COVID's digital DIY boom - has it taken a pandemic to focus Kingfisher's omni-channel retail thinking?

Profile picture for user slauchlan By Stuart Lauchlan June 18, 2020
Summary:
DIY group Kingfisher's experiences during the pandemic have resulted in some sharper thinking around e-commerce and omni-channel capabilities. Now, can it put its vision into practice?

DIY
(Pixabay )

With entire populations locked down in their homes with too much time on their hands, the excuses for not doing that fixing up or makeover that you’ve been putting off for ages are ever thinner. And if the shift to remote working becomes permanent, making a comfortable home environment in which you end up spending more hours of the day will become even more of a priority.

It’s hardly surprising then that one sector of the retail industry that has enjoyed a significant boost from the ongoing COVID-19 crisis is that of DIY and home improvement. Retailers in this space were declared essential services in a number of countries, with click-and-collect becoming the primary go-to-market model for the larger brands.

Kingfisher, owner of brands such as B&Q and Screwfix, is one beneficiary and the digitally-driven uptick that it’s seen in recent months is set to lead to a much wider digital transformation effort across the group, one that is decidedly late, but perhaps better late than never.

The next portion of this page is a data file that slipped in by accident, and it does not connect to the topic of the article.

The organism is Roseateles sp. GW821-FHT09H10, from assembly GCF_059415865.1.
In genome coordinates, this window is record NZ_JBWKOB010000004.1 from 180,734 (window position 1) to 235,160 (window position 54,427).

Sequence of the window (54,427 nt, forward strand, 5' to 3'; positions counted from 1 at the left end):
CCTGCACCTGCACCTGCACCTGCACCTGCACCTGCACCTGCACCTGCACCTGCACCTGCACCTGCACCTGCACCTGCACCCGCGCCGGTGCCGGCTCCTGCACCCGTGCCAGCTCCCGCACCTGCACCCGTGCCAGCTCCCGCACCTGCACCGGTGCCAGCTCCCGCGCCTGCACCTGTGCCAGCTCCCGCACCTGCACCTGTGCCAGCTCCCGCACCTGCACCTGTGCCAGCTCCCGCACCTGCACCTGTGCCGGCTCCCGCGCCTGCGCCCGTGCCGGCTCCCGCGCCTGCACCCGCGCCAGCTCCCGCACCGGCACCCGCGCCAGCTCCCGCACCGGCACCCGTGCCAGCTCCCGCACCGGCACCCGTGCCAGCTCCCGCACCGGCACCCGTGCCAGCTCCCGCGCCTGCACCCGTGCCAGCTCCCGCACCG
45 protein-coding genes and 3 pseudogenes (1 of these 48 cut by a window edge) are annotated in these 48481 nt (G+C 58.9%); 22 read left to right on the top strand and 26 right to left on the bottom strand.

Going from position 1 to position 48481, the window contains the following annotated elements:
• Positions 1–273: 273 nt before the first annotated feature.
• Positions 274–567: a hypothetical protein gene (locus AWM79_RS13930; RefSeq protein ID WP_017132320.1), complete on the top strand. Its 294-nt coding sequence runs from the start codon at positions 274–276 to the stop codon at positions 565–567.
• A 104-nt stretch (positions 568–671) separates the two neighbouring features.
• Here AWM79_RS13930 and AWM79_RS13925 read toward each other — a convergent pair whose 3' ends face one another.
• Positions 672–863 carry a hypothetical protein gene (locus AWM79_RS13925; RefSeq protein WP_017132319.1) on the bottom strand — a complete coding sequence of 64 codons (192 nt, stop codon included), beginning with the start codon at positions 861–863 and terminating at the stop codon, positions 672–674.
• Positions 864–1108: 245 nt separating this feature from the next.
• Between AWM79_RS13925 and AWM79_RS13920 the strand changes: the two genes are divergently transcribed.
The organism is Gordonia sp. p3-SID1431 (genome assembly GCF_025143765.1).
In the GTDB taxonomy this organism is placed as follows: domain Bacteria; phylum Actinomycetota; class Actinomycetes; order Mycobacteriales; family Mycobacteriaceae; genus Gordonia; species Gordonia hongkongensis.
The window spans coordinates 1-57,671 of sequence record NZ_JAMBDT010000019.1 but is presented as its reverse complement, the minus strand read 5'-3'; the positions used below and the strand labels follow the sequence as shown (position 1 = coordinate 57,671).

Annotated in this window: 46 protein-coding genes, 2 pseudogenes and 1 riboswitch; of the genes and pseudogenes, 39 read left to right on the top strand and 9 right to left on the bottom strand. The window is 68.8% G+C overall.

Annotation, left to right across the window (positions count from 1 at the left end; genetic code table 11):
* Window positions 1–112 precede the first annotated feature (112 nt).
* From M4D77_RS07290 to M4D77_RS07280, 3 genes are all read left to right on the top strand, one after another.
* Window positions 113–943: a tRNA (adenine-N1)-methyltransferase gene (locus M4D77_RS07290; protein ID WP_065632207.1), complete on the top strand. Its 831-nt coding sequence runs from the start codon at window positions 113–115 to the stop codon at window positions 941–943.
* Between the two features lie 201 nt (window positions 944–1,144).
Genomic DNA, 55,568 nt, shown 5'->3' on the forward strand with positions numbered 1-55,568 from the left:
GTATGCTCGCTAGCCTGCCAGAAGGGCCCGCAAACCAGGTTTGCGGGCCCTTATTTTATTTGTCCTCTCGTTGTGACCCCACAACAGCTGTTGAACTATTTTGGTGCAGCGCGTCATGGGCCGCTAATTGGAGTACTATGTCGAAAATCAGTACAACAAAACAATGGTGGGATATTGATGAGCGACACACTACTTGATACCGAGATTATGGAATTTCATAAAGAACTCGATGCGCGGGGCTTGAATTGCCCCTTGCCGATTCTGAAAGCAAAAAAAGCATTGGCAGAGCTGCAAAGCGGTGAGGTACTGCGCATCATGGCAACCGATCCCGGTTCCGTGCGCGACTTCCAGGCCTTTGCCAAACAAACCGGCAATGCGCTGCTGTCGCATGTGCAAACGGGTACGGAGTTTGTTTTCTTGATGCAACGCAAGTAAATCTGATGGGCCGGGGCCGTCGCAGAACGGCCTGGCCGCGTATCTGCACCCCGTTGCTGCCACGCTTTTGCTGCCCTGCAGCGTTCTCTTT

Online sales across Kingfisher’s businesses have shot up four-fold since March, resulting in the firm now declaring e-commerce capabilities a medium-term - ie 2021 onwards - priority. (The short term priority is keeping going during 2020!)

Chief Executive Thierry Garnier, in situ since last September with a brief to execute the latest corporate turnaround, concedes that Kingfisher has been been too product-led as opposed to what he calls retail-led and that this imbalance has resulted in a lack of progress around digital. 

All of that has to change, he says, to create “a more digital and service-orientated company” - and he makes no bones about it being the COVID DIY uptick that’s validating this ambition:

When the various lockdowns began, we rapidly transformed our operations to meet a sharp increase in e-commerce while adapting our retail space and processes to ensure a safe re-opening of stores. Our clear intent is to become a more digital and services-orientated company, using our strong store assets as a platform. We will continue to develop our own exclusive brands as a differentiator, cater for diverse local customer needs and each retail banner will have its own positioning and plan. We will ‘power’ these banners as a group. This is our new strategic direction, ‘Powered by Kingfisher’.